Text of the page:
Gap fillers are often applied by meter-mixing a two-part system, dispensing on one of the two substrates, and pressing the two substrates together to reach a specified thickness. The material is then allowed to form a solid, but compliant interface. Thermal pads, on the other hand, are pre-cut to a desired shape, applied to one substrate, compressed down to set thickness, and fixed in place.
The applied compressive load forces the solid, yet compliant, pad to make intimate contact with the rough surfaces. Also, gap fillers, unlike solid thermal pads, flow into the small valleys, and create more intimate contact with the surface. This allows a more efficient transfer of heat between the upper and lower substrates.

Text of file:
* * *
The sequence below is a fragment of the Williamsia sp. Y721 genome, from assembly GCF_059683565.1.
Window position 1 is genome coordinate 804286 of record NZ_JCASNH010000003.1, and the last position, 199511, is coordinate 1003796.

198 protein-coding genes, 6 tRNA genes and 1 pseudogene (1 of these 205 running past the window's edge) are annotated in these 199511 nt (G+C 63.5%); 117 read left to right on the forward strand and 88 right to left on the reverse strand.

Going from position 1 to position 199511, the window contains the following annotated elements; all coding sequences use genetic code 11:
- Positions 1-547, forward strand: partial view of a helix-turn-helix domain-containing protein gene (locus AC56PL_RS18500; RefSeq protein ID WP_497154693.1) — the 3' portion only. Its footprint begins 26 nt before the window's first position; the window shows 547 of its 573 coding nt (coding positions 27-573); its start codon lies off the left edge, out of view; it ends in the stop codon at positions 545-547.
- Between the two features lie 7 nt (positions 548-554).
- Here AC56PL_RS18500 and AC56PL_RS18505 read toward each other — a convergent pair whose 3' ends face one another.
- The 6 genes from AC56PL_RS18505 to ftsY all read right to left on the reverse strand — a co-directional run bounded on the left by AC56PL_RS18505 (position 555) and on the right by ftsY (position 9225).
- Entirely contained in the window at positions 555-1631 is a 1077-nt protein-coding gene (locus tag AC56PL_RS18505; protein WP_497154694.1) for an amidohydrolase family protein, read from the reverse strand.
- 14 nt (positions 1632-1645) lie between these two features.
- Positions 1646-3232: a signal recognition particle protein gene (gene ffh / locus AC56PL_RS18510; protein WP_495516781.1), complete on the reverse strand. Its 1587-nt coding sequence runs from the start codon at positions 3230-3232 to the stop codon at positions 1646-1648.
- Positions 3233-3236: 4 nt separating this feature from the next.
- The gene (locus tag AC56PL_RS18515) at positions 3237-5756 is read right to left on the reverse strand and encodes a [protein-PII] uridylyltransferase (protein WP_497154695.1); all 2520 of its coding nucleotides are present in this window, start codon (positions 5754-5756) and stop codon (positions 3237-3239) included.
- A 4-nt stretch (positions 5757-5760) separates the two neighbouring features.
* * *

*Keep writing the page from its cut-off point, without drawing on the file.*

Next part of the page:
When comparing the key attributes of the two types, the relative cost for using thermal pads is high due to the costly scrap that results. Air entrapment is more frequent with thermal pads since they can’t reach those tiny spaces that result from the surface roughness. Gap fillers are the answer for design flexibility since the hardness and working time can be adjusted using the mix ratio of the gap filler’s two parts. And lastly, when it comes to applying the product, the large form factor thermal pads can be difficult to apply without trapping air and automation is difficult. On the other hand, gap fillers are well-suited for high volume production.